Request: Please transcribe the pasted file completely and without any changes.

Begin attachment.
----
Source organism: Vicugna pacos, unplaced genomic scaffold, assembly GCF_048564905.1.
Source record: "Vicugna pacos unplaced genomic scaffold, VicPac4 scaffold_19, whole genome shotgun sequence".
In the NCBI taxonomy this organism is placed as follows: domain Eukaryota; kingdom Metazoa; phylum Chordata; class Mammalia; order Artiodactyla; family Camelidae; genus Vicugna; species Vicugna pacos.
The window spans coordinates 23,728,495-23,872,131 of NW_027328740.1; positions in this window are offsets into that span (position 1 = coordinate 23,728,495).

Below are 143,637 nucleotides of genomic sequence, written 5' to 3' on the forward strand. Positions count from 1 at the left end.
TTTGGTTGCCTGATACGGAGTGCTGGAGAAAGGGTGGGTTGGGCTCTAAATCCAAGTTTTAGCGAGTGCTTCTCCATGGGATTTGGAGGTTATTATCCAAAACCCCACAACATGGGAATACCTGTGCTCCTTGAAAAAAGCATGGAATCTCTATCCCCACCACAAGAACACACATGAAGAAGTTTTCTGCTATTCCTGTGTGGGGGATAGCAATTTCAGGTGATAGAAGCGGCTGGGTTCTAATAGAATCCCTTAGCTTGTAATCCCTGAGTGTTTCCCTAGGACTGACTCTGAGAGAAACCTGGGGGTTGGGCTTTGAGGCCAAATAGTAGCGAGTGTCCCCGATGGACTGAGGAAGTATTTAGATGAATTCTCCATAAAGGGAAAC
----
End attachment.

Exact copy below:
Source organism: Vicugna pacos, unplaced genomic scaffold, assembly GCF_048564905.1.
Source record: "Vicugna pacos unplaced genomic scaffold, VicPac4 scaffold_19, whole genome shotgun sequence".
In the NCBI taxonomy this organism is placed as follows: domain Eukaryota; kingdom Metazoa; phylum Chordata; class Mammalia; order Artiodactyla; family Camelidae; genus Vicugna; species Vicugna pacos.
The window spans coordinates 23,728,495-23,872,131 of NW_027328740.1; positions in this window are offsets into that span (position 1 = coordinate 23,728,495).

Below are 143,637 nucleotides of genomic sequence, written 5' to 3' on the forward strand. Positions count from 1 at the left end.
TTTGGTTGCCTGATACGGAGTGCTGGAGAAAGGGTGGGTTGGGCTCTAAATCCAAGTTTTAGCGAGTGCTTCTCCATGGGATTTGGAGGTTATTATCCAAAACCCCACAACATGGGAATACCTGTGCTCCTTGAAAAAAGCATGGAATCTCTATCCCCACCACAAGAACACACATGAAGAAGTTTTCTGCTATTCCTGTGTGGGGGATAGCAATTTCAGGTGATAGAAGCGGCTGGGTTCTAATAGAATCCCTTAGCTTGTAATCCCTGAGTGTTTCCCTAGGACTGACTCTGAGAGAAACCTGGGGGTTGGGCTTTGAGGCCAAATAGTAGCGAGTGTCCCCGATGGACTGAGGAAGTATTTAGATGAATTCTCCATAAAGGGAAAC